Supposedly, there was no way I could grasp what really happened until I was “older”. I have been told over and over that everything I remember is seen through my own “filter” and therefore flawed. Or told “You were just a child, so you don’t really know what was going on, you can’t remember accurately”, they have even tried to tell me that being depressed or having food allergies has clouded my perception of things that happened in my teens, they protest that it was “never that bad.” In recent months my mom has gone down a new track of insisting that because she has “changed”, none of the stuff in the past really happened. If she supposedly wouldn’t do it today, there is no way she did it then.

I realized that I’ve been believing her,
living in fear of the day when I would suddenly “understand” and transform into an abusive parent, 
just like them.

I am a mom now. (Whether my mom wants to acknowledge that or not.) I would never stand by and allow my husband to “discipline” my children the way my mom supported my Dad’s behaviour. As a mom, I would never say to my daughter “I hope we never have another child as disobedient and rebellious as you”. I would never punish my child for being tired or sad. I would never have spanked my teenagers, and I no longer spank my children at all. I will never expect the level of compliance and perfection they expected from me at such a young age. My mom was very used to playing “Good Cop” to my dad’s “Bad Cop”, and she wants to roll all the blame onto my dad, but in reality she was just as much a part of it as he was.

All this time, I thought the abuse was really because I was such a “bad” child, and that I would understand the way they treated me when I had difficult children of my own. But now I realize that I was a pretty dang good kid, and even if I hadn’t been, I was just that, A KID. No matter how difficult the child or the circumstances, there was no justifiable reason for them to treat me and my siblings the way they did. I thought the abuse stemmed from their religious beliefs, but the abuse would have existed outside of religion. They used their beliefs to justify their abuse. As a parent myself, I would sooner reject my religious beliefs than abuse my children the way my parents abused me.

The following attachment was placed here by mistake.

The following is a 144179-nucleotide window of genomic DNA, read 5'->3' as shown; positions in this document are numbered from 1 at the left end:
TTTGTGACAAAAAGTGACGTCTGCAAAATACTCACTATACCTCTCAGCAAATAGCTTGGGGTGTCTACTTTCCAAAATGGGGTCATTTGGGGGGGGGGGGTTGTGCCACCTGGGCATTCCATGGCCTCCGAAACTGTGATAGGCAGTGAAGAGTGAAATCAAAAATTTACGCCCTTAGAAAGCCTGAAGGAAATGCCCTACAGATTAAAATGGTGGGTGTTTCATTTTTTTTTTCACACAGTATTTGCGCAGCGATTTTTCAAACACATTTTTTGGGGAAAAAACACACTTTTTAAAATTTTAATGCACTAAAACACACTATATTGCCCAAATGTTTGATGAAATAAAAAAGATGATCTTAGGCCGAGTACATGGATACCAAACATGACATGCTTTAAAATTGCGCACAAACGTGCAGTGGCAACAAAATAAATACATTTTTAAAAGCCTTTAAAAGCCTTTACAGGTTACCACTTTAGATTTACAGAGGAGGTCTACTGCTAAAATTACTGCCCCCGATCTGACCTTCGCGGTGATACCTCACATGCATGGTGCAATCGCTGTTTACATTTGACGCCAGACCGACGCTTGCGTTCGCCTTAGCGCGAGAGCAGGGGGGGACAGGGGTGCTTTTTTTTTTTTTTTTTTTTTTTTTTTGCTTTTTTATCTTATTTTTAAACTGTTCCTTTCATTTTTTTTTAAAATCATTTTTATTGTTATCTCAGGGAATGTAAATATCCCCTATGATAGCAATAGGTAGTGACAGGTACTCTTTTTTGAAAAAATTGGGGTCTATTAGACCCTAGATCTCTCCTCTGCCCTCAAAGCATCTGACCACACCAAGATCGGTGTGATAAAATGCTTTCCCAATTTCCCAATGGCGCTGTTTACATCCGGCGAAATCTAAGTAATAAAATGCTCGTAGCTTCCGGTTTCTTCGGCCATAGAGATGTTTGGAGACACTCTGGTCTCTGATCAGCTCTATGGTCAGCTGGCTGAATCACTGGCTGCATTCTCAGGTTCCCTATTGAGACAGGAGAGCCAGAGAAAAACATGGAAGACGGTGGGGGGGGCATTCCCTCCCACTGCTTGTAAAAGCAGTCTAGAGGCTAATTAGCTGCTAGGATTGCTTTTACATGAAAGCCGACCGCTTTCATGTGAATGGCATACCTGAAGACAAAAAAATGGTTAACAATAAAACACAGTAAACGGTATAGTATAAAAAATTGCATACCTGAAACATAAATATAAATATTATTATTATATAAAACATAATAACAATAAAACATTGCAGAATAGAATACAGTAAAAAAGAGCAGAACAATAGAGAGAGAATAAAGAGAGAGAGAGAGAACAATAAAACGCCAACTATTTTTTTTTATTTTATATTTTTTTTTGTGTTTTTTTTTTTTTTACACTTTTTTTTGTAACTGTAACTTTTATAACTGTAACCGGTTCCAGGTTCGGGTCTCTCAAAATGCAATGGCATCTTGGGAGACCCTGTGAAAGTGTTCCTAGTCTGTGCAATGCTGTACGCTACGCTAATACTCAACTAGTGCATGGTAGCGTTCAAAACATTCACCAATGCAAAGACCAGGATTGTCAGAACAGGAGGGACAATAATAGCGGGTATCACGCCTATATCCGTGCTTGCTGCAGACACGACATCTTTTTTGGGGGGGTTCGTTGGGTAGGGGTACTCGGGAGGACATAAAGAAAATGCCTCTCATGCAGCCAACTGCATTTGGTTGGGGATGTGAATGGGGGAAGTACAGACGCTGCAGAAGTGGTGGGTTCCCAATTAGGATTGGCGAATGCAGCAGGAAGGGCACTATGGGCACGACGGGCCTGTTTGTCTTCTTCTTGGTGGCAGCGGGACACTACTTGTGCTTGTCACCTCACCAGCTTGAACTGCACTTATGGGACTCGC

When I confronted my parents about the abuse of the past, they tried to cover it up and explain it away just like they always have. Once again assigning the blame to my faulty actions, assuring me that I remember it incorrectly, and reminding me that I don’t “understand”. They did not acknowledge that they were wrong, they did not promise to get counselling or anger management classes. They told me that they were sorry “I felt that way”, told me that I was closed-minded to anything that wasn’t “my opinion” and continued to try and justify their behaviour. My Dad will not talk about any of it, and my Mom (in shame over past behaviour) continues to try to change the past and get me to “move on” (which is code for pretend it never happened and never mention about anything like it again). They don’t understand the freedom that comes from admitting wrong and working through what caused the problem in the first place.

I have been living in fear of the day that I would gain the certain amount of children, or a child with a “difficult” temperament and then I would become an abusive parent who “understood” where my parents were coming from. For the first time I realize, I do not have to be afraid. What my parents did was abuse, nothing can excuse that. Not religious beliefs, not difficult children, not an older more experienced perspective.
I am not going to become my parents, because I have already recognized the abuse for what it is, and I am determined not to repeat it. I’m not afraid to apologize when I’ve hurt someone. I am doing the work to deal with my past and the issues it has caused me, so that I don’t pass that legacy on to my own children.
I don’t have the power to change the past,
but I can change the future.